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Dear ActiveTravels Members,
You've likely heard the phrase, "Life begins at the edge of your comfort zone". Well, our recent sailing trip was just that... the very edge, literally and figuratively, of my comfort zone. When our 41 foot sailboat was severely leaning over to one side and all I saw was the rushing of albeit exquisitely blue ocean water, I held on for dear life and it felt amazing. When our captain meowed like a cat, I knew either the rain was going to fall or we were going to get splashed from a large swell and I ducked for cover. The wind howled, the waves kept coming, the sun, mostly, shined down upon us. All my senses were alert and my mind empty and I was just soaking up the moment (not to mention the salt water that just landed in my ear).
I had been nervous to go on our sailing trip. I packed Dramamine, Bonine, patches to place behind my ear, ginger to settle my stomach, and was frustrated on my first day when I realized I had forgotten my magnetic wrist bands sure to prevent seasickness! All of these items basically acted as insurance for me. At least I had the comfort of knowing that if I got seasick, I had a remedy to help me along.
Thankfully, though the winds were strong, our captain, our great friends, Amy and Josh, and Steve steered us smoothly through the beautiful ocean waters. My fears disappeared and I loved every minute of it. That is the gift which travel gives you. And, I am infinitely grateful to receive it.
And, I'm also happy to be sitting at my desk today and back to my routine!
Our February newsletter brings you more details on our trip to the British Virgin Islands, and our quick jaunt to San Juan, Puerto Rico. There's a great piece by Amy Basseches on her family's tradition of "The 10 Year Trip," and I wax lyrical about the exciting topic of trip insurance. Keep reading!
Steve & Lisa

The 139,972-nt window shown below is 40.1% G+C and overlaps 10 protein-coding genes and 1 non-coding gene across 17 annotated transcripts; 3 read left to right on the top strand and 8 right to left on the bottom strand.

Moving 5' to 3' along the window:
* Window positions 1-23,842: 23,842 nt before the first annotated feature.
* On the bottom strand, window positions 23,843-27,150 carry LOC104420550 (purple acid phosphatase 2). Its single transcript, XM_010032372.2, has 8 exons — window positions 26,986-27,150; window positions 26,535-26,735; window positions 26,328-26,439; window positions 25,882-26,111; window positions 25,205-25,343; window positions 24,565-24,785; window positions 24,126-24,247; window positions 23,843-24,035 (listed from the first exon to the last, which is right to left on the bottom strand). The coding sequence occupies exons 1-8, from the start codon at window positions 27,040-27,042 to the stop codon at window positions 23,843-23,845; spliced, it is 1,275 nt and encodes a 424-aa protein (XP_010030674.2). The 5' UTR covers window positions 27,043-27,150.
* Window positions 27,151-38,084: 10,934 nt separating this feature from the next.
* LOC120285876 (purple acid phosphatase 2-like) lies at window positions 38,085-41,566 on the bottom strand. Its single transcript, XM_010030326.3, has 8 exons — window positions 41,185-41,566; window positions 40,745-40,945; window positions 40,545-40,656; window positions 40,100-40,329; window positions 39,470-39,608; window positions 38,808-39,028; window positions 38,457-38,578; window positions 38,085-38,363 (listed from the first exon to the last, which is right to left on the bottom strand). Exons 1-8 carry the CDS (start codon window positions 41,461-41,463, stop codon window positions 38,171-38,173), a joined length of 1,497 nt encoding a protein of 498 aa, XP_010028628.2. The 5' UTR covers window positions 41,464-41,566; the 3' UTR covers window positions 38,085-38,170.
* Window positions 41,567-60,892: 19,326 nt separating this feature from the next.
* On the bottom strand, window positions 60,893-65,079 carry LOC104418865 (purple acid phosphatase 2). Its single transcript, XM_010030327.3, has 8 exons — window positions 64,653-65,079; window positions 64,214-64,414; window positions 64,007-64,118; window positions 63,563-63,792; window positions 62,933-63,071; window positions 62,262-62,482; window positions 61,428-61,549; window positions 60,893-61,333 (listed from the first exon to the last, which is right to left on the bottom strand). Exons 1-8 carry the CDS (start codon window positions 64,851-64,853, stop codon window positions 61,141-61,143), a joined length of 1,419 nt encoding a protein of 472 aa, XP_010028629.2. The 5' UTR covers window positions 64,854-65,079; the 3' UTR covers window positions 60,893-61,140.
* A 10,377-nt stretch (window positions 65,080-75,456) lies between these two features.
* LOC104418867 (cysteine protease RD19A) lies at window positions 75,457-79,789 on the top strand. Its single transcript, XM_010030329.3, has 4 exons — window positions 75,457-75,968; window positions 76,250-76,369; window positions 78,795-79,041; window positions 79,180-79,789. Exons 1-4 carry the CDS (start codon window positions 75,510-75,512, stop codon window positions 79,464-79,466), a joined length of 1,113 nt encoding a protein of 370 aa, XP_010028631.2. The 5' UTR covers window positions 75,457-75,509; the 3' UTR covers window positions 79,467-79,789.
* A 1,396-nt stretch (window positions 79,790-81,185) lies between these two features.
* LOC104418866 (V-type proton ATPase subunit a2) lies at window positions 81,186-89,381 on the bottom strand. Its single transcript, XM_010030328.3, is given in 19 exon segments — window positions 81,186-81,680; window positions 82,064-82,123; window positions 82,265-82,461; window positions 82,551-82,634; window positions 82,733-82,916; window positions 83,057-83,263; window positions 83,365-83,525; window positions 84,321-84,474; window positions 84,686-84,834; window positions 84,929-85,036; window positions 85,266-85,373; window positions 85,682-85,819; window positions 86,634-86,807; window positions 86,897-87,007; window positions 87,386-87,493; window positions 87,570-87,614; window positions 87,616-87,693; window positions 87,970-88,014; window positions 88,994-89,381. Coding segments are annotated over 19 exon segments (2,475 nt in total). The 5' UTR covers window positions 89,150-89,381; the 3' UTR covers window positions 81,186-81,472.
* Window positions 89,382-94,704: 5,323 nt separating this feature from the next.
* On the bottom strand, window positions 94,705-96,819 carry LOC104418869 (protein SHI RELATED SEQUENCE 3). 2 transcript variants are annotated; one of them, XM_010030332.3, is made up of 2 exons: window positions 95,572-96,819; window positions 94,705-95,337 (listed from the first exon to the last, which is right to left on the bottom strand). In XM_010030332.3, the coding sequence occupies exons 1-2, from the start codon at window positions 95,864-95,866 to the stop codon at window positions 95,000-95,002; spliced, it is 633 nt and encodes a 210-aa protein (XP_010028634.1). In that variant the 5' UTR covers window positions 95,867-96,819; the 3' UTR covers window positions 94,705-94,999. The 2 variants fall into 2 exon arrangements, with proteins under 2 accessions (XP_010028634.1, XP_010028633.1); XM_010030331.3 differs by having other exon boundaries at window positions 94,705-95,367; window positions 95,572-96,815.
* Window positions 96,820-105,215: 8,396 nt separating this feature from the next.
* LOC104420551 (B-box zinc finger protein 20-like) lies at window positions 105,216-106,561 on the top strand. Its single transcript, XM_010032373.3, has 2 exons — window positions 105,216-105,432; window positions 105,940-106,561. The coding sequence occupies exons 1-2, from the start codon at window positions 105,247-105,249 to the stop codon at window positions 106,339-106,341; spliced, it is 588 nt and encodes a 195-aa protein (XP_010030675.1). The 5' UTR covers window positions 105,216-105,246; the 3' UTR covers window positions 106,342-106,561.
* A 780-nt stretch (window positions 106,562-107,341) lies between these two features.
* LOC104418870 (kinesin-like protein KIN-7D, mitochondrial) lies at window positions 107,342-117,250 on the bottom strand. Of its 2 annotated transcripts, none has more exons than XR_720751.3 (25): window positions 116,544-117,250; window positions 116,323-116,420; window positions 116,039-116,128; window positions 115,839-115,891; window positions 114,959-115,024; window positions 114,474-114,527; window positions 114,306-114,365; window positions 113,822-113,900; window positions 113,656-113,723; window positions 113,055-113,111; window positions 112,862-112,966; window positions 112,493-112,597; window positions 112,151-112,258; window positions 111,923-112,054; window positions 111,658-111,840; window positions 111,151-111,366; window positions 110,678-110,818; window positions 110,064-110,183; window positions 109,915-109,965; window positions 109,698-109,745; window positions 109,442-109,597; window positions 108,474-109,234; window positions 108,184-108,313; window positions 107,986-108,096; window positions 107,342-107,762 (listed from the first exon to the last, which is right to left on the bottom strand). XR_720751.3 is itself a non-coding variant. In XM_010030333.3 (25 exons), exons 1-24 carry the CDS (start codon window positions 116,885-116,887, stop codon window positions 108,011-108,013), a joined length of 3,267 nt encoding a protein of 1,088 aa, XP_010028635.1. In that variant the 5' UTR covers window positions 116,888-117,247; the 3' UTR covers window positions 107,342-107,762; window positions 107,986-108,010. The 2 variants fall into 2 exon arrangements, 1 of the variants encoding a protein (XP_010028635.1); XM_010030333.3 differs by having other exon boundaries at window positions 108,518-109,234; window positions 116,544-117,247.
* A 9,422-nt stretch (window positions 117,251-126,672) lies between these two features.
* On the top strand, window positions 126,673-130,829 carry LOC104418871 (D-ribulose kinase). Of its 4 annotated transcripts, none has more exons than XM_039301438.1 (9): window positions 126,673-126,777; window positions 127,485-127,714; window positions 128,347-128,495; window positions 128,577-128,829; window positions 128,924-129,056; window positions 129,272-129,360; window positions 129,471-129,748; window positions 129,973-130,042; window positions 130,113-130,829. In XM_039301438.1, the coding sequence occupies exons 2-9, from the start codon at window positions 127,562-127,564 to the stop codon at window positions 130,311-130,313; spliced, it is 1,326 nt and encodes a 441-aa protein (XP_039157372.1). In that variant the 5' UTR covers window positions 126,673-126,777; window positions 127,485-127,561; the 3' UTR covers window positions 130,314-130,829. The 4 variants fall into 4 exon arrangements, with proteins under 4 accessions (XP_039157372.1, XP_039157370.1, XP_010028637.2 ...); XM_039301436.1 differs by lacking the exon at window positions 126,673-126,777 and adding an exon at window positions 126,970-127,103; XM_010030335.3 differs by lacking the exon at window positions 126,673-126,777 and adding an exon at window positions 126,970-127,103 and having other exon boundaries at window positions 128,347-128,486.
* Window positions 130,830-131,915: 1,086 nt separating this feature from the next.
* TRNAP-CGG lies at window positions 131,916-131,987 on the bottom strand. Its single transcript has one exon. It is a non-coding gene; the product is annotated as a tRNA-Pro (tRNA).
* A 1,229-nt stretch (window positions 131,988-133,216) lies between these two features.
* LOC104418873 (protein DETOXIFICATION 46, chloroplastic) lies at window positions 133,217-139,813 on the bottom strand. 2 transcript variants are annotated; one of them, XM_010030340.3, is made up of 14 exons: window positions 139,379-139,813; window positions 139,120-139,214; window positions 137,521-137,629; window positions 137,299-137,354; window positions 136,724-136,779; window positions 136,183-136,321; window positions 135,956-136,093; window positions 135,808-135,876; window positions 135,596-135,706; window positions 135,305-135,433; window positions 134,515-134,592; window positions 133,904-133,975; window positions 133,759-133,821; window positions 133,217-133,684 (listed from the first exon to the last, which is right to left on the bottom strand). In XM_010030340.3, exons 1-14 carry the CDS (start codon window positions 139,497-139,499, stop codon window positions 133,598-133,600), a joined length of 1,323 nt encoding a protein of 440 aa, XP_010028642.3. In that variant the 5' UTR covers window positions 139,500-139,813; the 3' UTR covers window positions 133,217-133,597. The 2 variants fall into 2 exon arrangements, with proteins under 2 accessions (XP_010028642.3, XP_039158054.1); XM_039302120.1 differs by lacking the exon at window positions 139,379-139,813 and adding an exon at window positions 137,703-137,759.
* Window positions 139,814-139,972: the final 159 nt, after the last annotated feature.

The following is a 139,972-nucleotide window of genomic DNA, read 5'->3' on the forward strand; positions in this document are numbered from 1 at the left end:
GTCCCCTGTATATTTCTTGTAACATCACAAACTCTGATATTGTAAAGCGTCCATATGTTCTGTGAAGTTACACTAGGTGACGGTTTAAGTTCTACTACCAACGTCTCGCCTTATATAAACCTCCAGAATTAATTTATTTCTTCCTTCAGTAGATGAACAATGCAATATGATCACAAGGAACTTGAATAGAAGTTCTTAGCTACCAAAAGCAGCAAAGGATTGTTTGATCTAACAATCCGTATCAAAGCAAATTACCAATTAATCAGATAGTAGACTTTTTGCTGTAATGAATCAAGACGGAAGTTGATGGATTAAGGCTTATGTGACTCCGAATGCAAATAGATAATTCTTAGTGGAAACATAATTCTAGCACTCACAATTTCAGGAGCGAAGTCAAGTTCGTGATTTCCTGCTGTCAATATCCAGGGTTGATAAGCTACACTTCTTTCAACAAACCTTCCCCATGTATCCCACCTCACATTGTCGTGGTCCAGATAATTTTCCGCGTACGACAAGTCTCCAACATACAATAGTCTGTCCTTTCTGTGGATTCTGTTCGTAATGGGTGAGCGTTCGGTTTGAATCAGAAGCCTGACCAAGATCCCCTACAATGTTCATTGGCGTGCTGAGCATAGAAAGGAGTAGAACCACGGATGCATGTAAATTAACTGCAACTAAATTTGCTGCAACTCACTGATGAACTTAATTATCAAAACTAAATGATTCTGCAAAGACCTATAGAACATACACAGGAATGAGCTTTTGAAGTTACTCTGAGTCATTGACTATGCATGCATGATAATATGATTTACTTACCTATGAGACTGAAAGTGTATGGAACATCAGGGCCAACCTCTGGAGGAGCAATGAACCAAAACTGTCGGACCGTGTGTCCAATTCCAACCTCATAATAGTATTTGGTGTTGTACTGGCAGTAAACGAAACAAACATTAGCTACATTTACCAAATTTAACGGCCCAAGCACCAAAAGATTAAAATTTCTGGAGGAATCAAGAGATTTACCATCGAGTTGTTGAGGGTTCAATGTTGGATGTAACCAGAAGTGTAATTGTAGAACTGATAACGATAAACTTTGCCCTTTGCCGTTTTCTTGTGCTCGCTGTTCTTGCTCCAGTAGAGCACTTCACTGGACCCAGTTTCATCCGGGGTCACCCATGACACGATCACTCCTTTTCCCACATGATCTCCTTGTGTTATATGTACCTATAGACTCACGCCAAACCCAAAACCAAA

On A Road Less Traveled:
Sailing the British Virgin Islands
My barometer for an authentic travel experience is one that plants you squarely in the present where your mind can't drift to other thoughts and worries. This was certainly the case aboard the 41-foot
last week as we made the crossing from Virgin Gorda to the remote British Virgin Island of Anegada. Sailing at a speed over 8 knots, the boat was on its side, heeling over in the blustery tradewinds. But under the competent helm of our friend, Josh, and the watchful eye of our Captain, "Boss," I never panicked. The swells of the deep blue Caribbean waters and the occasional splash aboard to keep me alert and very much alive, I was relishing the adventure at hand.
fter 2 hours, we finally reached this sliver of land lined by sparkling white beaches and surrounded by the most spectacular turquoise waters I've seen since diving in French Polynesia. We pulled up to a mooring, motored the dinghy to land, and caught an open-air taxi to dreamy Cow Wreck Beach, passing rambling goats and cows along the way. We arrived at a long stretch of desolate sand and a small beachfront bar, planted our bums in Adirondack chairs, took out our books, and started to read. Ahh, sun, sand, sea, sky, serenity.
We were on Day Four of a weeklong sail in the BVIs with friends (and ActiveTravels colleague) Amy and Josh. We had chosen to rent a monohull from the Tortola sailing charter,
Horizon Yacht Charters
. We also made the wise move of hiring a Captain, "Boss," a 51-year old grandfather of 4 who grew up on Tortola sailing boats and ferries for a living when he wasn't tending to his goats and sheep. Boss exuded an air of confidence and calm aboard Island Karma, even during squalls in the open sea, when the rain and swells left us soaked. You would have never known that the winds were unusually strong for this time of year, as someone told us at the St. Thomas airport who sailed the BVIs the past 7 years.
's own boat was still overturned in the Nanny Cay harbor, one of the many wrecks left in the wake of Hurricane Irma, along with shredded docks, roofs ripped off houses, upturned palms, and locals driving cars with broken windows. The devastation from Irma would follow us throughout the trip-classic resorts like Bitter End and Peter Island in tatters, large tankers beached upside down, homes destroyed wherever you looked. It will take years to recover and locals were busy rebuilding.
We had thought of canceling the trip, but were grateful we pushed ahead. Classic sailing bars like Foxy's (where we watched the Super Bowl),